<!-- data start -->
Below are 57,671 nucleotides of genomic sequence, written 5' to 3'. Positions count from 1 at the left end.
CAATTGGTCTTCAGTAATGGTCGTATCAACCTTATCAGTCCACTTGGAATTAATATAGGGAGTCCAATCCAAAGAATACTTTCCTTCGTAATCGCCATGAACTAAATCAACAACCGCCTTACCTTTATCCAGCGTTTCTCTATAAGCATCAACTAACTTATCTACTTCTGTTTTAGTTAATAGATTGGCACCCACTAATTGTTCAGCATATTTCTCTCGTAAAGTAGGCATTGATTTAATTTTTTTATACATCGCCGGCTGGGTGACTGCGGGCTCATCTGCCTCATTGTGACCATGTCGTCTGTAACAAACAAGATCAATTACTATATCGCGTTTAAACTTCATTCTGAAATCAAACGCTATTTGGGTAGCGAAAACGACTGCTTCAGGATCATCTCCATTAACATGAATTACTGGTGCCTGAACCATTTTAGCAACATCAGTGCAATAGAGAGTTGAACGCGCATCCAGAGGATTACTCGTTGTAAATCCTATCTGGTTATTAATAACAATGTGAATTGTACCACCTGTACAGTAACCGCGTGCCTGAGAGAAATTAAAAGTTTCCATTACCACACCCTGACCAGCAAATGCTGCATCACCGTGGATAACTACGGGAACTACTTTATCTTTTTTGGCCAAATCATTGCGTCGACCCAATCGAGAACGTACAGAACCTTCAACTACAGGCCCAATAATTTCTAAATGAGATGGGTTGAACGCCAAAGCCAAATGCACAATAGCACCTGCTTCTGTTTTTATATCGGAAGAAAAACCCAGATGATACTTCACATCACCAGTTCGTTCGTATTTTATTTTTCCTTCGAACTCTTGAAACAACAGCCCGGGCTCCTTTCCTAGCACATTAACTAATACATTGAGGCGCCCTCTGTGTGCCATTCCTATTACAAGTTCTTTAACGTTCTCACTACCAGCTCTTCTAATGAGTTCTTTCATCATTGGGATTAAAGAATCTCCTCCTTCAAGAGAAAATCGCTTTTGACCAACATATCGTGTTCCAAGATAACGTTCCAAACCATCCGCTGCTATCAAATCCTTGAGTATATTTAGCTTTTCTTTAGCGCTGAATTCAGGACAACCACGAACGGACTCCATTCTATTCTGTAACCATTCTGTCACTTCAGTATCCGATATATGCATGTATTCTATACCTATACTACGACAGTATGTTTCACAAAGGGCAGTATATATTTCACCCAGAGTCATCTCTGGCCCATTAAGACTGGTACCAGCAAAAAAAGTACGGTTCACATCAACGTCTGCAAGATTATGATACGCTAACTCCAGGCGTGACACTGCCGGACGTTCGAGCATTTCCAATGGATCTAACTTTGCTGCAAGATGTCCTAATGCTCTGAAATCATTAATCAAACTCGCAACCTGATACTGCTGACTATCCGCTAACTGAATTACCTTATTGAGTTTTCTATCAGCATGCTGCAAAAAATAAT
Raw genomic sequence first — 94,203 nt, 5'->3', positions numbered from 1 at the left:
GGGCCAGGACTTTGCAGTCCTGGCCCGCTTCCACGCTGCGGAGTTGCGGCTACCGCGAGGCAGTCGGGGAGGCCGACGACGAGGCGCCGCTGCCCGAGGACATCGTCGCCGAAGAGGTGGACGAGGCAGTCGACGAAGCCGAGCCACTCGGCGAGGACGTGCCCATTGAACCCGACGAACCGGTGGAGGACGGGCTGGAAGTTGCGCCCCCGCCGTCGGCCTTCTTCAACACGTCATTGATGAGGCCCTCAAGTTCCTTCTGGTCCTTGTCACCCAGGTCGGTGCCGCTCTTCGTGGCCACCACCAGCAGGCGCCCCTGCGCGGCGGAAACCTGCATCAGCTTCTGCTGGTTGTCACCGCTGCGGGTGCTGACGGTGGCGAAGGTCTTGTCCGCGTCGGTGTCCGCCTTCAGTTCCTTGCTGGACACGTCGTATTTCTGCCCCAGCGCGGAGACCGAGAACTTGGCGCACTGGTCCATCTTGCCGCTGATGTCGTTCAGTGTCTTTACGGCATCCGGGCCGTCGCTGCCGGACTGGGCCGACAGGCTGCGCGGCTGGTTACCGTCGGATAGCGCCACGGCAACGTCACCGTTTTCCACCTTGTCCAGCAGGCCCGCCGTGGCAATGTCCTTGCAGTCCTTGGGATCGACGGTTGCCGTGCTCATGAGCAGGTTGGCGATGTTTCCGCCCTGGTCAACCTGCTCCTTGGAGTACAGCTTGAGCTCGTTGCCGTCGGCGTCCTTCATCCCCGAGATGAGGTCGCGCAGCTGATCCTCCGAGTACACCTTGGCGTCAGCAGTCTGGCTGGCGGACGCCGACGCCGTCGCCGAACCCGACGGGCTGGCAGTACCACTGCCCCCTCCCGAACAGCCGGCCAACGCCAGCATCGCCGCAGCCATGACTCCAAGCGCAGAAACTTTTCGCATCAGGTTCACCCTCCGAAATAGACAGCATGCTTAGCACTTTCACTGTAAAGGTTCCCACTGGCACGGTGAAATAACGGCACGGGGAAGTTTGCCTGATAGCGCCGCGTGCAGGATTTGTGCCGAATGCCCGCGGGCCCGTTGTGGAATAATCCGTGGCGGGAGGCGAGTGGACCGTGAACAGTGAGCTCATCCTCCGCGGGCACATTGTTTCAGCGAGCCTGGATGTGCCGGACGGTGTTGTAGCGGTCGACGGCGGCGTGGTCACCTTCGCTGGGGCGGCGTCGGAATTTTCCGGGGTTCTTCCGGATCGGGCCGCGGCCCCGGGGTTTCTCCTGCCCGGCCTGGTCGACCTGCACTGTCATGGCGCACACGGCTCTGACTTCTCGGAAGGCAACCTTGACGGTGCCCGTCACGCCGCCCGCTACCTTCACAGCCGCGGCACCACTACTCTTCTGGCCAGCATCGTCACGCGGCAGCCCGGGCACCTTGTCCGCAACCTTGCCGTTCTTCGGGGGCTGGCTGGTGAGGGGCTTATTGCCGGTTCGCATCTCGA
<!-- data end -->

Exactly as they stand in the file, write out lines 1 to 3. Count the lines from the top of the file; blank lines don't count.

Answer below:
Below are 57,671 nucleotides of genomic sequence, written 5' to 3'. Positions count from 1 at the left end.
CAATTGGTCTTCAGTAATGGTCGTATCAACCTTATCAGTCCACTTGGAATTAATATAGGGAGTCCAATCCAAAGAATACTTTCCTTCGTAATCGCCATGAACTAAATCAACAACCGCCTTACCTTTATCCAGCGTTTCTCTATAAGCATCAACTAACTTATCTACTTCTGTTTTAGTTAATAGATTGGCACCCACTAATTGTTCAGCATATTTCTCTCGTAAAGTAGGCATTGATTTAATTTTTTTATACATCGCCGGCTGGGTGACTGCGGGCTCATCTGCCTCATTGTGACCATGTCGTCTGTAACAAACAAGATCAATTACTATATCGCGTTTAAACTTCATTCTGAAATCAAACGCTATTTGGGTAGCGAAAACGACTGCTTCAGGATCATCTCCATTAACATGAATTACTGGTGCCTGAACCATTTTAGCAACATCAGTGCAATAGAGAGTTGAACGCGCATCCAGAGGATTACTCGTTGTAAATCCTATCTGGTTATTAATAACAATGTGAATTGTACCACCTGTACAGTAACCGCGTGCCTGAGAGAAATTAAAAGTTTCCATTACCACACCCTGACCAGCAAATGCTGCATCACCGTGGATAACTACGGGAACTACTTTATCTTTTTTGGCCAAATCATTGCGTCGACCCAATCGAGAACGTACAGAACCTTCAACTACAGGCCCAATAATTTCTAAATGAGATGGGTTGAACGCCAAAGCCAAATGCACAATAGCACCTGCTTCTGTTTTTATATCGGAAGAAAAACCCAGATGATACTTCACATCACCAGTTCGTTCGTATTTTATTTTTCCTTCGAACTCTTGAAACAACAGCCCGGGCTCCTTTCCTAGCACATTAACTAATACATTGAGGCGCCCTCTGTGTGCCATTCCTATTACAAGTTCTTTAACGTTCTCACTACCAGCTCTTCTAATGAGTTCTTTCATCATTGGGATTAAAGAATCTCCTCCTTCAAGAGAAAATCGCTTTTGACCAACATATCGTGTTCCAAGATAACGTTCCAAACCATCCGCTGCTATCAAATCCTTGAGTATATTTAGCTTTTCTTTAGCGCTGAATTCAGGACAACCACGAACGGACTCCATTCTATTCTGTAACCATTCTGTCACTTCAGTATCCGATATATGCATGTATTCTATACCTATACTACGACAGTATGTTTCACAAAGGGCAGTATATATTTCACCCAGAGTCATCTCTGGCCCATTAAGACTGGTACCAGCAAAAAAAGTACGGTTCACATCAACGTCTGCAAGATTATGATACGCTAACTCCAGGCGTGACACTGCCGGACGTTCGAGCATTTCCAATGGATCTAACTTTGCTGCAAGATGTCCTAATGCTCTGAAATCATTAATCAAACTCGCAACCTGATACTGCTGACTATCCGCTAACTGAATTACCTTATTGAGTTTTCTATCAGCATGCTGCAAAAAATAAT
Raw genomic sequence first — 94,203 nt, 5'->3', positions numbered from 1 at the left: